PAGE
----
Dec 6 (Reuters) - Asian equities’ valuations climbed to a near two-year high in November, as regional stocks gained for the third straight month on hopes of an earnings recovery next year due to easing U.S.-China trade tensions and improving global demand.
MSCI’s broadest index of Asia-Pacific shares rose for the third successive month in November, pushing its 12-month forward price-to-earnings ratio (P/E) to a 23-month high of 13.8 times at the end of November, Refinitiv data showed.
“We think that Asian equities can sustain above average PE valuation levels as earnings recover and valuation remains attractive versus global equities,” DBS bank said in a report this week.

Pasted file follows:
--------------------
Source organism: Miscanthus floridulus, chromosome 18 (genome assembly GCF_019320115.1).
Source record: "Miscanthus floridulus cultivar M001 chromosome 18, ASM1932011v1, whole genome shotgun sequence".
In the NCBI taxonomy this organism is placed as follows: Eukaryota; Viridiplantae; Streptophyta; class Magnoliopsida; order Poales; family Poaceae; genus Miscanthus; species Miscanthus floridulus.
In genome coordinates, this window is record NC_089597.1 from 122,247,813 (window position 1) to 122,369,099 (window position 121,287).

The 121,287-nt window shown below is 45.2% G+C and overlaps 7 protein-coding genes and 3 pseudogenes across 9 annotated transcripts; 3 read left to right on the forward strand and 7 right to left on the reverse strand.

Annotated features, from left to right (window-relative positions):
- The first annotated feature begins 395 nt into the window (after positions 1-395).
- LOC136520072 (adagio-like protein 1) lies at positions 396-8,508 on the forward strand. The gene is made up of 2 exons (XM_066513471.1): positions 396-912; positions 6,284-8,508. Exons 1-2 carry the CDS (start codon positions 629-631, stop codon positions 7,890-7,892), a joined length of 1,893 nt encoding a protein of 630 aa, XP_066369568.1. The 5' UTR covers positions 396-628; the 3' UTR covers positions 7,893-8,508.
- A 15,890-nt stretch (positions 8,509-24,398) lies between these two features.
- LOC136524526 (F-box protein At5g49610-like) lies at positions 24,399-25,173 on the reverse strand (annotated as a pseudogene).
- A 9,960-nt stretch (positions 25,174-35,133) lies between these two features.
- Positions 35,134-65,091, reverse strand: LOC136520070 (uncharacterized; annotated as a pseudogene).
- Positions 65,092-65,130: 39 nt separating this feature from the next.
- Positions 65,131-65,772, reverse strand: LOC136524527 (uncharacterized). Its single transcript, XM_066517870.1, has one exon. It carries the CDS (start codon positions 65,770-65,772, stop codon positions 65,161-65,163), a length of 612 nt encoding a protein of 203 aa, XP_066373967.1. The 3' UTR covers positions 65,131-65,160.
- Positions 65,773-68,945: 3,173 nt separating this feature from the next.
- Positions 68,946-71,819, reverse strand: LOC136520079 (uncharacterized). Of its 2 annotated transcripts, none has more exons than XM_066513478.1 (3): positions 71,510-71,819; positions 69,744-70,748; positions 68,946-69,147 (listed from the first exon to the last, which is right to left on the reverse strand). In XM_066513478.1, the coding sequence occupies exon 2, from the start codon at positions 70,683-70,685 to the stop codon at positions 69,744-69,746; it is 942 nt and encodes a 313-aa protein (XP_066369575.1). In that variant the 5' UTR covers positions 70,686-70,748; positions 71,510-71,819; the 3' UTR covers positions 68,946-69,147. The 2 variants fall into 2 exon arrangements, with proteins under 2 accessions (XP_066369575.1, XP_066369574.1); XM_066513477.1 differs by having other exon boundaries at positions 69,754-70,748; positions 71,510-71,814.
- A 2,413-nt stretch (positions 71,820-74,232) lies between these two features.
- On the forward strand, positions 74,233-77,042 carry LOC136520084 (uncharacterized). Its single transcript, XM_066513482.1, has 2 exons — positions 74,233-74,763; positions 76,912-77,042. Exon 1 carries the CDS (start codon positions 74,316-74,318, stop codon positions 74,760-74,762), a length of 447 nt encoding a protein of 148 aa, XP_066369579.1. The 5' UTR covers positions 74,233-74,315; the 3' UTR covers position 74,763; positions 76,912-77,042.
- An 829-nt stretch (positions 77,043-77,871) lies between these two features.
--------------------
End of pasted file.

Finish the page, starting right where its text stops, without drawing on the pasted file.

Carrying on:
MSCI World index’s forward P/E was about 16, at the end of last month.
India, Malaysia and Thailand were the most expensive in the region, with ratios of 17.1,15.6 and 15.2, respectively, the data showed.
On the other hand, China, Hong Kong and South Korea had the cheapest shares in the region, with P/E multiples of 9.1, 10.6 and 10.8, respectively.
Last month, the United States and China signalled that they made substantial progress towards the ‘phase one’ trade deal. This week, U.S. President Donald Trump said that trade talks with China were going “very well”, reinforcing expectations of an interim trade deal.
Reporting by Gaurav Dogra and Patturaja Murugbaoopathy in Bengaluru; Editing by Rashmi Aich
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